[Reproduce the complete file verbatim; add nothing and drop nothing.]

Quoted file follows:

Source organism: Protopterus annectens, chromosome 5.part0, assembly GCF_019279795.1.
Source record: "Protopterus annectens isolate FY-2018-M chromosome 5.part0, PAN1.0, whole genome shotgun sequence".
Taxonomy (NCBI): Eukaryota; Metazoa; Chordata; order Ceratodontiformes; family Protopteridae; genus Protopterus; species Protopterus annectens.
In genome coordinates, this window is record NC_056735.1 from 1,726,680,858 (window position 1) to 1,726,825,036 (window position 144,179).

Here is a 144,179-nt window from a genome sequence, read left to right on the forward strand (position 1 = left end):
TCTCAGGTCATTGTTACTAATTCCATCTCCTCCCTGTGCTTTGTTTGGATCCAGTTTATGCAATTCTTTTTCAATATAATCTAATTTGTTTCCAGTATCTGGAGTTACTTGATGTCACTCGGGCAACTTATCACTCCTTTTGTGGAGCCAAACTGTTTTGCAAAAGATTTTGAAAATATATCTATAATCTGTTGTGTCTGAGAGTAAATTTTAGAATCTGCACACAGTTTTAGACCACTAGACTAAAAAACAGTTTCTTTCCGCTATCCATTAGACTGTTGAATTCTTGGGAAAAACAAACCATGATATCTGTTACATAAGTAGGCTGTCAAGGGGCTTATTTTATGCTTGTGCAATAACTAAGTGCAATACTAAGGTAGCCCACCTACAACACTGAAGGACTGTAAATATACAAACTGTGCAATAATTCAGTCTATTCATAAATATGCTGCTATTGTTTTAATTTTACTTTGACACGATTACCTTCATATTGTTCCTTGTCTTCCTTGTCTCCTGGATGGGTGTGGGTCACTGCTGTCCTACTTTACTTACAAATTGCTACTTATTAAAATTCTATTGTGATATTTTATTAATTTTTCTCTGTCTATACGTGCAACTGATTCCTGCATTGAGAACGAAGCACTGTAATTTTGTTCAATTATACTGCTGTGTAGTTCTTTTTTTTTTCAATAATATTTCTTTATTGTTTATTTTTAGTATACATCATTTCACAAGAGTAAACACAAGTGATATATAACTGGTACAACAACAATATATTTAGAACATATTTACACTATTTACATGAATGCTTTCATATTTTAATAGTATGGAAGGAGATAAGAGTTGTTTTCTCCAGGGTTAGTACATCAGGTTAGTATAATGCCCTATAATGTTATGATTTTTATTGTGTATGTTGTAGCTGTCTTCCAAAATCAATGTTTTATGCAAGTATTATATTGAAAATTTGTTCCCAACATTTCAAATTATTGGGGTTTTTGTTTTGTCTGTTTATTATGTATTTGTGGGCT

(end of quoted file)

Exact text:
Source organism: Protopterus annectens, chromosome 5.part0, assembly GCF_019279795.1.
Source record: "Protopterus annectens isolate FY-2018-M chromosome 5.part0, PAN1.0, whole genome shotgun sequence".
Taxonomy (NCBI): Eukaryota; Metazoa; Chordata; order Ceratodontiformes; family Protopteridae; genus Protopterus; species Protopterus annectens.
In genome coordinates, this window is record NC_056735.1 from 1,726,680,858 (window position 1) to 1,726,825,036 (window position 144,179).

Here is a 144,179-nt window from a genome sequence, read left to right on the forward strand (position 1 = left end):
TCTCAGGTCATTGTTACTAATTCCATCTCCTCCCTGTGCTTTGTTTGGATCCAGTTTATGCAATTCTTTTTCAATATAATCTAATTTGTTTCCAGTATCTGGAGTTACTTGATGTCACTCGGGCAACTTATCACTCCTTTTGTGGAGCCAAACTGTTTTGCAAAAGATTTTGAAAATATATCTATAATCTGTTGTGTCTGAGAGTAAATTTTAGAATCTGCACACAGTTTTAGACCACTAGACTAAAAAACAGTTTCTTTCCGCTATCCATTAGACTGTTGAATTCTTGGGAAAAACAAACCATGATATCTGTTACATAAGTAGGCTGTCAAGGGGCTTATTTTATGCTTGTGCAATAACTAAGTGCAATACTAAGGTAGCCCACCTACAACACTGAAGGACTGTAAATATACAAACTGTGCAATAATTCAGTCTATTCATAAATATGCTGCTATTGTTTTAATTTTACTTTGACACGATTACCTTCATATTGTTCCTTGTCTTCCTTGTCTCCTGGATGGGTGTGGGTCACTGCTGTCCTACTTTACTTACAAATTGCTACTTATTAAAATTCTATTGTGATATTTTATTAATTTTTCTCTGTCTATACGTGCAACTGATTCCTGCATTGAGAACGAAGCACTGTAATTTTGTTCAATTATACTGCTGTGTAGTTCTTTTTTTTTTCAATAATATTTCTTTATTGTTTATTTTTAGTATACATCATTTCACAAGAGTAAACACAAGTGATATATAACTGGTACAACAACAATATATTTAGAACATATTTACACTATTTACATGAATGCTTTCATATTTTAATAGTATGGAAGGAGATAAGAGTTGTTTTCTCCAGGGTTAGTACATCAGGTTAGTATAATGCCCTATAATGTTATGATTTTTATTGTGTATGTTGTAGCTGTCTTCCAAAATCAATGTTTTATGCAAGTATTATATTGAAAATTTGTTCCCAACATTTCAAATTATTGGGGTTTTTGTTTTGTCTGTTTATTATGTATTTGTGGGCT